- Squalls at or within sight of the station during the preceding hour or at time of observation
- Funnel cloud or waterspout at or within sight of the station during the preceding hour or at time of observation
Codes 20 to 29 refer to phenomena that occurred at the station during the preceding hour but not at time of observation:
- Drizzle (not freezing) or snow grains
- Rain (not freezing)
- Rain and snow or ice pellets, type (a)
- Freezing drizzle or freezing rain
- Shower of rain
- Shower of snow, or of rain and snow
- Shower of hail (ice pellets, type (b), snow pellets), or of rain and hail
- Fog or ice fog
- Rhunderstorm (with or without precipitation)
Codes 30 to 99 refer to phenomena occurring at the ship at time of observation:
- Slight or moderate dust storm or sandstorm has decreased during the preceding hour
- Slight or moderate dust storm or sandstorm with no appreciable change during the preceding hour
- Slight or moderate dust storm or sandstorm has begun or has increased during the preceding hour
- Severe dust storm or sandstorm has decreased during the preceding hour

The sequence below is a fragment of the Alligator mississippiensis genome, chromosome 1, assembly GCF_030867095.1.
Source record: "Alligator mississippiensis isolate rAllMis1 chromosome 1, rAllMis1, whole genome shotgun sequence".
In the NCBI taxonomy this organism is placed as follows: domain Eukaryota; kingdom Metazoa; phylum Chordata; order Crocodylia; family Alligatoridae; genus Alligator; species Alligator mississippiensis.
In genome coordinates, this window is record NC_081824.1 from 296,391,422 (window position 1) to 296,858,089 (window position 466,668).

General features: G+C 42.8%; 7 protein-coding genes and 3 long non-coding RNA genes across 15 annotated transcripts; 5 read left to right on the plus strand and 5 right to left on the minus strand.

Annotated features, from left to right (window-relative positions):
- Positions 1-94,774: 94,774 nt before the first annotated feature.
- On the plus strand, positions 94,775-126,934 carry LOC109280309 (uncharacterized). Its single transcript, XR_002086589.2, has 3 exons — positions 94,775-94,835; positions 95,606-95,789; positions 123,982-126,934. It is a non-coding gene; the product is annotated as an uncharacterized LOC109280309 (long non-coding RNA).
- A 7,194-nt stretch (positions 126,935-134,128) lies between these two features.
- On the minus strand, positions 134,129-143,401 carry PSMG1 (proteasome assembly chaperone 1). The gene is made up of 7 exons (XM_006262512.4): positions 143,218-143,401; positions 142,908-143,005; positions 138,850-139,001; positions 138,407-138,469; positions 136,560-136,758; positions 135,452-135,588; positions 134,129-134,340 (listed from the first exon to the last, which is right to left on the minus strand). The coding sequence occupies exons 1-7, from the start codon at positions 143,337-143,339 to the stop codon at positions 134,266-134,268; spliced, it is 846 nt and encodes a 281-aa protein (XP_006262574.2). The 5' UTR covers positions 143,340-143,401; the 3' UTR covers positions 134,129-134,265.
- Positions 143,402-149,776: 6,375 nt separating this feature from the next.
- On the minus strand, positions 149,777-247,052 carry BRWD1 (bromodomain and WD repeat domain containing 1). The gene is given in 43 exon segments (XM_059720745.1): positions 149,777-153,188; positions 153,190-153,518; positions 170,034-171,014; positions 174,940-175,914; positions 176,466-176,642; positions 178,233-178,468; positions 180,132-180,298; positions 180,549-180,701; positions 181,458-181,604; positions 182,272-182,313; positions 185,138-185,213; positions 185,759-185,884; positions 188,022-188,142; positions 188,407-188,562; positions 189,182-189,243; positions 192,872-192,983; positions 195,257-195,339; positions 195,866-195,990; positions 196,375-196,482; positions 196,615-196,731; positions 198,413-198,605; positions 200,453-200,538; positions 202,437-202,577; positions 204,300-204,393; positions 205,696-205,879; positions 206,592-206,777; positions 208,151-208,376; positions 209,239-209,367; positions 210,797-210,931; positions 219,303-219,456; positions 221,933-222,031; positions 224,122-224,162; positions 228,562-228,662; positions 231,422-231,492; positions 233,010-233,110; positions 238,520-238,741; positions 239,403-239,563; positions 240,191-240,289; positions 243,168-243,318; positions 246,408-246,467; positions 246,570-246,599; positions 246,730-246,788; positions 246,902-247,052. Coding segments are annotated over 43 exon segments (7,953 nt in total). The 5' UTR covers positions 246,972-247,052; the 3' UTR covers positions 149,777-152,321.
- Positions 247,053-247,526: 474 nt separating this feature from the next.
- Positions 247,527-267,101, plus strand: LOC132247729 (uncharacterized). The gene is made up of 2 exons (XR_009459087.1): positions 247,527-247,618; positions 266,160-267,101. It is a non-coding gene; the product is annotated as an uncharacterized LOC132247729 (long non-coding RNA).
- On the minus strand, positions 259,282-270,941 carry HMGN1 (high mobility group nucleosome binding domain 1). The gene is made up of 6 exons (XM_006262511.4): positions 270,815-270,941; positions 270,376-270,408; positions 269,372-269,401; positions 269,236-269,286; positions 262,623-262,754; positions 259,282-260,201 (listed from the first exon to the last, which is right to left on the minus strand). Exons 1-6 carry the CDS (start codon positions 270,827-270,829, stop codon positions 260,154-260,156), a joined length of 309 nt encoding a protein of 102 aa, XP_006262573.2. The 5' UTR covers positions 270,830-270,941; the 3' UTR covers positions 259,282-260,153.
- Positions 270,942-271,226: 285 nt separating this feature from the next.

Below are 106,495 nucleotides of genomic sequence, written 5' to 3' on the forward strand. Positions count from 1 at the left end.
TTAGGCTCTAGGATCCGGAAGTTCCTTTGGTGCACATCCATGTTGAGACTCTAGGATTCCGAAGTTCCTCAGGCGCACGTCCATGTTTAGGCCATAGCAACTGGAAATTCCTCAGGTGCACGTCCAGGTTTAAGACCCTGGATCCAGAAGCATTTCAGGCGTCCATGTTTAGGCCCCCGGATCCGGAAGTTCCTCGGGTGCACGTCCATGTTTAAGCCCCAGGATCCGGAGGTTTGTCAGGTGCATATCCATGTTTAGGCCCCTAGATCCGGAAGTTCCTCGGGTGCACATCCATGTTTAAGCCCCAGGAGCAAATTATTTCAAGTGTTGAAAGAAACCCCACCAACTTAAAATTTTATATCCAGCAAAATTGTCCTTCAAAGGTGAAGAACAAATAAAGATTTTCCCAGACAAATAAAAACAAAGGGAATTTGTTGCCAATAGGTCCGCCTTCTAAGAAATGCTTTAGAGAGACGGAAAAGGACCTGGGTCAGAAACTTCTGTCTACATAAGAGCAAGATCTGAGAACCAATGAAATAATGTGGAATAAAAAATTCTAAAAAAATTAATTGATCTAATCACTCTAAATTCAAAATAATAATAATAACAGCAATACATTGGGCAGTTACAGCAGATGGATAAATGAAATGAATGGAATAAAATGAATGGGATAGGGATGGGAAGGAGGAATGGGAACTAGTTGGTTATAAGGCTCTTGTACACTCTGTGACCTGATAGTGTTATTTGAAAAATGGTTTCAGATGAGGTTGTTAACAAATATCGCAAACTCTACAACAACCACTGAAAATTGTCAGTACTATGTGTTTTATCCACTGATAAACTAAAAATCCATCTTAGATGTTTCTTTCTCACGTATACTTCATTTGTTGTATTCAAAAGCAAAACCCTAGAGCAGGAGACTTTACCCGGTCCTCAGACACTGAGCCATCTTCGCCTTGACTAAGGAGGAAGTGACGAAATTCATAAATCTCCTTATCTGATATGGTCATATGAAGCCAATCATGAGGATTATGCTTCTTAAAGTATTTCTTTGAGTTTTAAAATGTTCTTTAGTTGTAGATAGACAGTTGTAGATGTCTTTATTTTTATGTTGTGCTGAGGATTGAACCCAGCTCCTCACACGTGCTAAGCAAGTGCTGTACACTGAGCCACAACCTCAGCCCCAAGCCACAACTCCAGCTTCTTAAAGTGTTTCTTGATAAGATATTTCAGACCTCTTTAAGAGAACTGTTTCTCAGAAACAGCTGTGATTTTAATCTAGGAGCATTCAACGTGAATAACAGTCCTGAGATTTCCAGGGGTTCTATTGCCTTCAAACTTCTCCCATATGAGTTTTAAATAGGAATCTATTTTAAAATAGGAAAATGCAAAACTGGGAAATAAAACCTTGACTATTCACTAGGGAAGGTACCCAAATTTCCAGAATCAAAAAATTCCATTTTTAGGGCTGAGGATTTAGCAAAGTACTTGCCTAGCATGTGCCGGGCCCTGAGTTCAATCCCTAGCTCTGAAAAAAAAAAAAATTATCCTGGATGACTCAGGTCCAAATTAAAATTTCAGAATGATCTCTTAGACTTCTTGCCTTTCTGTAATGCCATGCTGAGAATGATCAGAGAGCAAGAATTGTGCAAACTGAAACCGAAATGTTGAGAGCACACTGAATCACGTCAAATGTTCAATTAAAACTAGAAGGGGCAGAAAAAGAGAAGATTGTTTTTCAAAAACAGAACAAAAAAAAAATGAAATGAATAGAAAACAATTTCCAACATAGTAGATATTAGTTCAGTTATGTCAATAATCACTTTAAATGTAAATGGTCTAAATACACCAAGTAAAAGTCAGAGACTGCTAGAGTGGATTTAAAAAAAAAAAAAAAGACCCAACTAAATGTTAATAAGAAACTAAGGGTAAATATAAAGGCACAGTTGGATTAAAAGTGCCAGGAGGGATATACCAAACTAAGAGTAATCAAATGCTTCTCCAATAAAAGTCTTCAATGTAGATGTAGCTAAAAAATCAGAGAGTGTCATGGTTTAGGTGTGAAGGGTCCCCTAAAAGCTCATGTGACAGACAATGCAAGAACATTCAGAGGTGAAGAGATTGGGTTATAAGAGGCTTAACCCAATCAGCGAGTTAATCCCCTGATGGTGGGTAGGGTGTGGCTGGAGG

- Severe dust storm or sandstorm with no appreciable change during the preceding hour
- Severe dust storm or sandstorm has begun or has increased during the preceding hour
- Slight or moderate drifting snow generally low (below eye level, less than 6 feet)
- Heavy drifting snow generally low (below eye level, less than 6 feet)
- Slight or moderate blowing snow generally high (above eye level, 6 feet or more)
- Heavy blowing snow generally high (above eye level, 6 feet or more)
- Fog or ice fog at a distance at time of observation, but not at the station during the preceding hour, the fog or ice fog extending to a level above that of the observer
- Fog or ice fog in patches
- Fog or ice fog (sky visible) has become thinner during the preceding hour
- Fog or ice fog (sky invisible) has become thinner during the preceding hour
- Fog or ice fog (sky visible) with no appreciable change during the preceding hour
- Fog or ice fog (sky invisible) with no appreciable change during the preceding hour
- Fog or ice fog (sky visible) has begun or has become thicker during the preceding hour
- Fog or ice fog (sky invisible) has begun or has become thicker during the preceding hour
- Fog, depositing rime, sky visible
- Fog, depositing rime, sky invisible
Codes 50 to 99 indicate precipitation at the station at time of observation:
- Drizzle, not freezing, intermittent, slight at time of observation
- Drizzle, not freezing, continuous, slight at time of observation
- Drizzle, not freezing, intermittent, moderate at time of observation
- Drizzle, not freezing, continuous, moderate at time of observation
- Drizzle, not freezing, intermittent, heavy (dense) at time of observation
- Drizzle, not freezing, continuous, heavy (dense) at time of observation
- Drizzle, freezing, slight
- Drizzle, freezing, moderate or heavy (dense)
- Drizzle and rain, slight